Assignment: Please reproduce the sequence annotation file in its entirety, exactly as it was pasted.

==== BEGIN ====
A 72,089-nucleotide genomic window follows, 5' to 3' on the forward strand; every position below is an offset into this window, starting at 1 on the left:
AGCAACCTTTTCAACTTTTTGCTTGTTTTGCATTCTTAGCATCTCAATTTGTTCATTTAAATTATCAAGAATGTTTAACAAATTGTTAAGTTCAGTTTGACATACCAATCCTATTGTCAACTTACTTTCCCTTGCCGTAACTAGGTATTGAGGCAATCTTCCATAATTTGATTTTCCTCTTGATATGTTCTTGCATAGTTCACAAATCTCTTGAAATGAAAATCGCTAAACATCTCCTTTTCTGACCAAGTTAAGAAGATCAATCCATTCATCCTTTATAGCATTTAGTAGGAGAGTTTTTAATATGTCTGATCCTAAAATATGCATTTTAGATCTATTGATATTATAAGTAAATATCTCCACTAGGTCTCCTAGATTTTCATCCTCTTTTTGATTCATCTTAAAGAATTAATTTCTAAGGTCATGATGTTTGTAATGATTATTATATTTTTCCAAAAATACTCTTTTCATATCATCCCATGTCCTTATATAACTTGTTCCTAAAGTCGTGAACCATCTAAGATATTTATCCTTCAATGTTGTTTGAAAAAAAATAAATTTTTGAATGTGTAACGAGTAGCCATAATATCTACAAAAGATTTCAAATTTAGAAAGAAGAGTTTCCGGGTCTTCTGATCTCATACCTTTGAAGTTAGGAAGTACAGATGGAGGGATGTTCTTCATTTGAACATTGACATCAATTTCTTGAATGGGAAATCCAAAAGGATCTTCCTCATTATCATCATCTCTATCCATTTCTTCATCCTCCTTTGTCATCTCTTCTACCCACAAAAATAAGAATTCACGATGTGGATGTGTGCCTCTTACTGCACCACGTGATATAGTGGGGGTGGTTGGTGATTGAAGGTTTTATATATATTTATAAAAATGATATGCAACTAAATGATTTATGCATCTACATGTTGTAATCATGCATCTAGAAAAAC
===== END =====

A 72,089-nucleotide genomic window follows, 5' to 3' on the forward strand; every position below is an offset into this window, starting at 1 on the left:
AGCAACCTTTTCAACTTTTTGCTTGTTTTGCATTCTTAGCATCTCAATTTGTTCATTTAAATTATCAAGAATGTTTAACAAATTGTTAAGTTCAGTTTGACATACCAATCCTATTGTCAACTTACTTTCCCTTGCCGTAACTAGGTATTGAGGCAATCTTCCATAATTTGATTTTCCTCTTGATATGTTCTTGCATAGTTCACAAATCTCTTGAAATGAAAATCGCTAAACATCTCCTTTTCTGACCAAGTTAAGAAGATCAATCCATTCATCCTTTATAGCATTTAGTAGGAGAGTTTTTAATATGTCTGATCCTAAAATATGCATTTTAGATCTATTGATATTATAAGTAAATATCTCCACTAGGTCTCCTAGATTTTCATCCTCTTTTTGATTCATCTTAAAGAATTAATTTCTAAGGTCATGATGTTTGTAATGATTATTATATTTTTCCAAAAATACTCTTTTCATATCATCCCATGTCCTTATATAACTTGTTCCTAAAGTCGTGAACCATCTAAGATATTTATCCTTCAATGTTGTTTGAAAAAAAATAAATTTTTGAATGTGTAACGAGTAGCCATAATATCTACAAAAGATTTCAAATTTAGAAAGAAGAGTTTCCGGGTCTTCTGATCTCATACCTTTGAAGTTAGGAAGTACAGATGGAGGGATGTTCTTCATTTGAACATTGACATCAATTTCTTGAATGGGAAATCCAAAAGGATCTTCCTCATTATCATCATCTCTATCCATTTCTTCATCCTCCTTTGTCATCTCTTCTACCCACAAAAATAAGAATTCACGATGTGGATGTGTGCCTCTTACTGCACCACGTGATATAGTGGGGGTGGTTGGTGATTGAAGGTTTTATATATATTTATAAAAATGATATGCAACTAAATGATTTATGCATCTACATGTTGTAATCATGCATCTAGAAAAAC